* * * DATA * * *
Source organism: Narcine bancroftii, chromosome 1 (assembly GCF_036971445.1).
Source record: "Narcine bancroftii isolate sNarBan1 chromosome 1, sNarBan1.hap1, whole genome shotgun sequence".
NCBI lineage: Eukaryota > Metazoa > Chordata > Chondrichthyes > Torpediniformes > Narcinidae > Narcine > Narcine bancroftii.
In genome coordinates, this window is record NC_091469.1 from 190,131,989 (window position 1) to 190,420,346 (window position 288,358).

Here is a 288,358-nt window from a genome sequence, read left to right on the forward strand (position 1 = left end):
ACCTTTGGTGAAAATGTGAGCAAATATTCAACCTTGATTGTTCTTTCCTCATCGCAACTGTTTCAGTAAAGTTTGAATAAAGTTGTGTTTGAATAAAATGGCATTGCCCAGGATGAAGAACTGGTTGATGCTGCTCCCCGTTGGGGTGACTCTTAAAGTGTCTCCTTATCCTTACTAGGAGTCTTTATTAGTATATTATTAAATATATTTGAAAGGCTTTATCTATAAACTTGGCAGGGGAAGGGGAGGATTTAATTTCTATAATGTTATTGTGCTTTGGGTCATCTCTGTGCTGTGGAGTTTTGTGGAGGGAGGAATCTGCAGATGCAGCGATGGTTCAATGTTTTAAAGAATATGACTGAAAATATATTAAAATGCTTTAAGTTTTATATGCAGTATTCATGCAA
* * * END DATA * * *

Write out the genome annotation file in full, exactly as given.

Source organism: Narcine bancroftii, chromosome 1 (assembly GCF_036971445.1).
Source record: "Narcine bancroftii isolate sNarBan1 chromosome 1, sNarBan1.hap1, whole genome shotgun sequence".
NCBI lineage: Eukaryota > Metazoa > Chordata > Chondrichthyes > Torpediniformes > Narcinidae > Narcine > Narcine bancroftii.
In genome coordinates, this window is record NC_091469.1 from 190,131,989 (window position 1) to 190,420,346 (window position 288,358).

Here is a 288,358-nt window from a genome sequence, read left to right on the forward strand (position 1 = left end):
ACCTTTGGTGAAAATGTGAGCAAATATTCAACCTTGATTGTTCTTTCCTCATCGCAACTGTTTCAGTAAAGTTTGAATAAAGTTGTGTTTGAATAAAATGGCATTGCCCAGGATGAAGAACTGGTTGATGCTGCTCCCCGTTGGGGTGACTCTTAAAGTGTCTCCTTATCCTTACTAGGAGTCTTTATTAGTATATTATTAAATATATTTGAAAGGCTTTATCTATAAACTTGGCAGGGGAAGGGGAGGATTTAATTTCTATAATGTTATTGTGCTTTGGGTCATCTCTGTGCTGTGGAGTTTTGTGGAGGGAGGAATCTGCAGATGCAGCGATGGTTCAATGTTTTAAAGAATATGACTGAAAATATATTAAAATGCTTTAAGTTTTATATGCAGTATTCATGCAA